Legislation outlawing unionization violates International Labour Organization standards
Toronto (30 Jan. 2007) - Ontario colleges exploit over 17,000 part-time workers, both faculty and support staff, as a source of cheap labour. Part-timers are paid less than full-timers. They have no job security. They have few or no benefits. Sometimes they even have to work for free.
How can the colleges treat them this way? Easy. Ontario is the only province in Canada where it is against the law for college part-timers to join a union. Without union rights, part-timers can’t bargain a better deal for themselves. Part-timers have no say in how the colleges treat them.
Part-time workers from Ontario’s 24 colleges met Nov. 17-19, 2006 to form the Organization of Part-time and Sessional Employees of Colleges of Applied Arts and Technology (OPSECAAT). Members elected a 10-person executive (five from faculty, five from support).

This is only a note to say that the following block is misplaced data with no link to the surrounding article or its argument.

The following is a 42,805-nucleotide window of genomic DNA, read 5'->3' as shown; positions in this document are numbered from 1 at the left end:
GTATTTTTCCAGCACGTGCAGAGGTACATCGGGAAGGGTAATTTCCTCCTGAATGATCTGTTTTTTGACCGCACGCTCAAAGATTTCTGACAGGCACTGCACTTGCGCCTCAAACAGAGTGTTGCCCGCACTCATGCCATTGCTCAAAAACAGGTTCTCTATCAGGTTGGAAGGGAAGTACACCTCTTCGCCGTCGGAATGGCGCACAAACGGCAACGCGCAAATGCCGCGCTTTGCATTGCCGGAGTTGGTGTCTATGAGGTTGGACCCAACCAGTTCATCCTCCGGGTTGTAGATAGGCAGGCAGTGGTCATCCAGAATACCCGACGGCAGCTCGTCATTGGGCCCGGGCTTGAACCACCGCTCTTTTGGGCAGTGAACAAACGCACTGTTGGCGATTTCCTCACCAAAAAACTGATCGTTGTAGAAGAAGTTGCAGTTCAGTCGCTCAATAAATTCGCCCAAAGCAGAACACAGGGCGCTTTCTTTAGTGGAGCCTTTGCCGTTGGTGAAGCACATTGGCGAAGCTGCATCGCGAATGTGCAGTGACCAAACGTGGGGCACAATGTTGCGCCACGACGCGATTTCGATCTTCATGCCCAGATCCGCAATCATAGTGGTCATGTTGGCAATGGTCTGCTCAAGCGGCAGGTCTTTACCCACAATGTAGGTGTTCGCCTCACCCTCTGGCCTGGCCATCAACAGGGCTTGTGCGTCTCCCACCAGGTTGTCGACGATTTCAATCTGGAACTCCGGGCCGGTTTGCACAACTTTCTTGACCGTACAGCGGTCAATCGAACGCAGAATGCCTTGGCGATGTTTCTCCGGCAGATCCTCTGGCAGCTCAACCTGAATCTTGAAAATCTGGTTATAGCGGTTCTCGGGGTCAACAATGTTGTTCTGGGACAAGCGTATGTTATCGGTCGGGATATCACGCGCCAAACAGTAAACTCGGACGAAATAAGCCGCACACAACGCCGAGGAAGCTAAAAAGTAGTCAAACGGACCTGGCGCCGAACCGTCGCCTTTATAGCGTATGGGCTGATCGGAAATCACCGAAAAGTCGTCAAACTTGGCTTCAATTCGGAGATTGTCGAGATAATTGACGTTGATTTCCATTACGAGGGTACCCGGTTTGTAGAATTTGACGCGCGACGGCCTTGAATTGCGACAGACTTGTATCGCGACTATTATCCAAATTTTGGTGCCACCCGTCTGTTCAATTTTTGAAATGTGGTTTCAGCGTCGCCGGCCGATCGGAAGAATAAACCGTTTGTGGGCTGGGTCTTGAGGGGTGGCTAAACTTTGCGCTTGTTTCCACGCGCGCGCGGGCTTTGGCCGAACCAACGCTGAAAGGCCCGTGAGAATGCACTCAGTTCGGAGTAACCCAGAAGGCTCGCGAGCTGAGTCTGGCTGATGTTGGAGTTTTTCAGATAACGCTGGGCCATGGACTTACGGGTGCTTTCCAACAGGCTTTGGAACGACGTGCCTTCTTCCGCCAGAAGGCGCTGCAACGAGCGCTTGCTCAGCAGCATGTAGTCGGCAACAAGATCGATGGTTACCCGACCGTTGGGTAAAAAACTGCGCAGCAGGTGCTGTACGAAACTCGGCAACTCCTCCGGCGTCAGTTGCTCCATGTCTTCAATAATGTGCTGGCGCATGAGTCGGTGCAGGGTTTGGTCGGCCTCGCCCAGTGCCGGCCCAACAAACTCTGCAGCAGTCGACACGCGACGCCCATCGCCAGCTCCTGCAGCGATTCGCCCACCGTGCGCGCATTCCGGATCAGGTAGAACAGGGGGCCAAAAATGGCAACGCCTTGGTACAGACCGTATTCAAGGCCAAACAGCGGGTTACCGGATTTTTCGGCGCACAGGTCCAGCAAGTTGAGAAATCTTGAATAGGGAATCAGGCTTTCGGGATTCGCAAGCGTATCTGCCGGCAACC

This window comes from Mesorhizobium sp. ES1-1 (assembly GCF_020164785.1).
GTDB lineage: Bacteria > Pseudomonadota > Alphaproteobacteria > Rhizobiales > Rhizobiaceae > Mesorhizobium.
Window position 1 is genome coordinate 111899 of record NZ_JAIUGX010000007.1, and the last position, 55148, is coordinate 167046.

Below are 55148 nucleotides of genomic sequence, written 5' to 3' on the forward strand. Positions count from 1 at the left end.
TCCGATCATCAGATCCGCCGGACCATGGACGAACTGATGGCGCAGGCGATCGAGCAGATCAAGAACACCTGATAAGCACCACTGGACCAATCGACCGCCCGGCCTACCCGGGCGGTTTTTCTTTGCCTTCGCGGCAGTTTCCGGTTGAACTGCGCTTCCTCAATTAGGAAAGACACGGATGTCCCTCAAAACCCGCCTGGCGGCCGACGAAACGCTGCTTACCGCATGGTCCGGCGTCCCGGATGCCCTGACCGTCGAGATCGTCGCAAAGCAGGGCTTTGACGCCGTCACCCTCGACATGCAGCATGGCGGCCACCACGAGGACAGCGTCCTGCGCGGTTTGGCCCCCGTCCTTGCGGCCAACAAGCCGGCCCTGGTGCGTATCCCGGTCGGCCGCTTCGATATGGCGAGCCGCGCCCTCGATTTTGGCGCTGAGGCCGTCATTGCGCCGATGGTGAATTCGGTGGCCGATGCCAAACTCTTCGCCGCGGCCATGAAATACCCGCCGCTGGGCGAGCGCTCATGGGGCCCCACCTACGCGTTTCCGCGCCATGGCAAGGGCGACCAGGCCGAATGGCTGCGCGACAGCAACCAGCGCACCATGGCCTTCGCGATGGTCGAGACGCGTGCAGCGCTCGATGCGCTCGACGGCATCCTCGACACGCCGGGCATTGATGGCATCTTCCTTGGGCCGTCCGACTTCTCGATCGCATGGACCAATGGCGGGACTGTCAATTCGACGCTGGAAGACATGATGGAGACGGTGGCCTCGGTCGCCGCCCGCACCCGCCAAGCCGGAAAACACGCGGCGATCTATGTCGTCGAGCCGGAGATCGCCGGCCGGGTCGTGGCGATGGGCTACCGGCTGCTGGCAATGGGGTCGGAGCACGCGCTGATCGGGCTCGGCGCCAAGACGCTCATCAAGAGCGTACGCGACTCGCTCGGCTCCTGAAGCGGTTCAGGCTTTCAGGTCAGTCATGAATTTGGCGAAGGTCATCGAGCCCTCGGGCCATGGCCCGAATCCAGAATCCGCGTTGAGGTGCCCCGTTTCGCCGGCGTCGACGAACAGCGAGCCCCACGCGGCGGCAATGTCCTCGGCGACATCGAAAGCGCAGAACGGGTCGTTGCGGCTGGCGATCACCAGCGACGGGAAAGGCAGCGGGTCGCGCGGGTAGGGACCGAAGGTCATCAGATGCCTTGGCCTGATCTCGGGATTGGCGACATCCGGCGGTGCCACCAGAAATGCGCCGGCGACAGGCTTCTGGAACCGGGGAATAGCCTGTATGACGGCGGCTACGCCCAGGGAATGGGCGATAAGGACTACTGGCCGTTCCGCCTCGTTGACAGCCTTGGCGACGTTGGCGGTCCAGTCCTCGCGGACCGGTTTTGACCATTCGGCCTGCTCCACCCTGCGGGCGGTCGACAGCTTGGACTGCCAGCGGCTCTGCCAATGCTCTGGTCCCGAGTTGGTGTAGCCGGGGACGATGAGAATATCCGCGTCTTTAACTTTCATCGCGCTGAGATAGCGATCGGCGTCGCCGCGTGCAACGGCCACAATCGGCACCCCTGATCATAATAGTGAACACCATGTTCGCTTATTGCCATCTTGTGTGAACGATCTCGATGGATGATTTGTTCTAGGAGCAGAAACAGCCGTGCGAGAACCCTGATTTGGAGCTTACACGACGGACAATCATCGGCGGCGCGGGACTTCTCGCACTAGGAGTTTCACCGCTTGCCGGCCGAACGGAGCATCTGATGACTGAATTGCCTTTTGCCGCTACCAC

OPSECAAT will be working in 2007 to sign up members across the college system and to advocate for changes to the Colleges Collective Bargaining Act (in accordance with the November International Labour Organization resolution) to allow the basic rights of association and collective bargaining to apply to all workers.
Two offices are being officially opened on Jan. 30 to carry out the campaign. They are located in Toronto at 31 Wellesley St. East and at 100 Lesmill Rd.
For more information please contact the OPSECAAT organizing page at the Ontario Public Service Employees Union (OPSEU/NUPGE) web site. NUPGE